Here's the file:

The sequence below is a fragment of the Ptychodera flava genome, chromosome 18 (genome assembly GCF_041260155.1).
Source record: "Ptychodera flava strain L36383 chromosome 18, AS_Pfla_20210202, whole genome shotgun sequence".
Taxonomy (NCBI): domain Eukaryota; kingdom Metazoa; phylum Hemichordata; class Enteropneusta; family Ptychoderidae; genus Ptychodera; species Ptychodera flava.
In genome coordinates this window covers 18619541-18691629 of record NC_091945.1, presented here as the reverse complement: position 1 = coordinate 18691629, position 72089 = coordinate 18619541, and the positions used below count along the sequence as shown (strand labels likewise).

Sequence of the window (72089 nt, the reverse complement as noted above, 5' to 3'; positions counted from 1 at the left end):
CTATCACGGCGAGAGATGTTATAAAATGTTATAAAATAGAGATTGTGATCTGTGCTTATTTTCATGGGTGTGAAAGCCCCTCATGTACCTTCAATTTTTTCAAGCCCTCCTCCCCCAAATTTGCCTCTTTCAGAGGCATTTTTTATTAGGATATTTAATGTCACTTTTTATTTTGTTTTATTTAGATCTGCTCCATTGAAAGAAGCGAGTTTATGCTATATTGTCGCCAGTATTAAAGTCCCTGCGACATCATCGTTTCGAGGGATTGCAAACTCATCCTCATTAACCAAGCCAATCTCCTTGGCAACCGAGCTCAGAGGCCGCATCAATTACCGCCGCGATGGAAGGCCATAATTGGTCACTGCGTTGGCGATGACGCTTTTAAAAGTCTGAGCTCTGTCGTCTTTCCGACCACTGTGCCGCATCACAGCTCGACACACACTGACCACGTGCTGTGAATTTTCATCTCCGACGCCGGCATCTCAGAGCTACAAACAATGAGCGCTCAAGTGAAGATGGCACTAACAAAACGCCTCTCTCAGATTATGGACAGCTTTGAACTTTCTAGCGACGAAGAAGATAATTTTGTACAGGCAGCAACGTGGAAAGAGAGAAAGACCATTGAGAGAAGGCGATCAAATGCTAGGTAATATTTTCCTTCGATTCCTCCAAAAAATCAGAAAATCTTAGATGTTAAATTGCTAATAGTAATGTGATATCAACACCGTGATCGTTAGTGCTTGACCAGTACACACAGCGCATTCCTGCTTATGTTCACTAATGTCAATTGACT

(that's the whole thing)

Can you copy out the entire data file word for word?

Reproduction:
The sequence below is a fragment of the Ptychodera flava genome, chromosome 18 (genome assembly GCF_041260155.1).
Source record: "Ptychodera flava strain L36383 chromosome 18, AS_Pfla_20210202, whole genome shotgun sequence".
Taxonomy (NCBI): domain Eukaryota; kingdom Metazoa; phylum Hemichordata; class Enteropneusta; family Ptychoderidae; genus Ptychodera; species Ptychodera flava.
In genome coordinates this window covers 18619541-18691629 of record NC_091945.1, presented here as the reverse complement: position 1 = coordinate 18691629, position 72089 = coordinate 18619541, and the positions used below count along the sequence as shown (strand labels likewise).

Sequence of the window (72089 nt, the reverse complement as noted above, 5' to 3'; positions counted from 1 at the left end):
CTATCACGGCGAGAGATGTTATAAAATGTTATAAAATAGAGATTGTGATCTGTGCTTATTTTCATGGGTGTGAAAGCCCCTCATGTACCTTCAATTTTTTCAAGCCCTCCTCCCCCAAATTTGCCTCTTTCAGAGGCATTTTTTATTAGGATATTTAATGTCACTTTTTATTTTGTTTTATTTAGATCTGCTCCATTGAAAGAAGCGAGTTTATGCTATATTGTCGCCAGTATTAAAGTCCCTGCGACATCATCGTTTCGAGGGATTGCAAACTCATCCTCATTAACCAAGCCAATCTCCTTGGCAACCGAGCTCAGAGGCCGCATCAATTACCGCCGCGATGGAAGGCCATAATTGGTCACTGCGTTGGCGATGACGCTTTTAAAAGTCTGAGCTCTGTCGTCTTTCCGACCACTGTGCCGCATCACAGCTCGACACACACTGACCACGTGCTGTGAATTTTCATCTCCGACGCCGGCATCTCAGAGCTACAAACAATGAGCGCTCAAGTGAAGATGGCACTAACAAAACGCCTCTCTCAGATTATGGACAGCTTTGAACTTTCTAGCGACGAAGAAGATAATTTTGTACAGGCAGCAACGTGGAAAGAGAGAAAGACCATTGAGAGAAGGCGATCAAATGCTAGGTAATATTTTCCTTCGATTCCTCCAAAAAATCAGAAAATCTTAGATGTTAAATTGCTAATAGTAATGTGATATCAACACCGTGATCGTTAGTGCTTGACCAGTACACACAGCGCATTCCTGCTTATGTTCACTAATGTCAATTGACT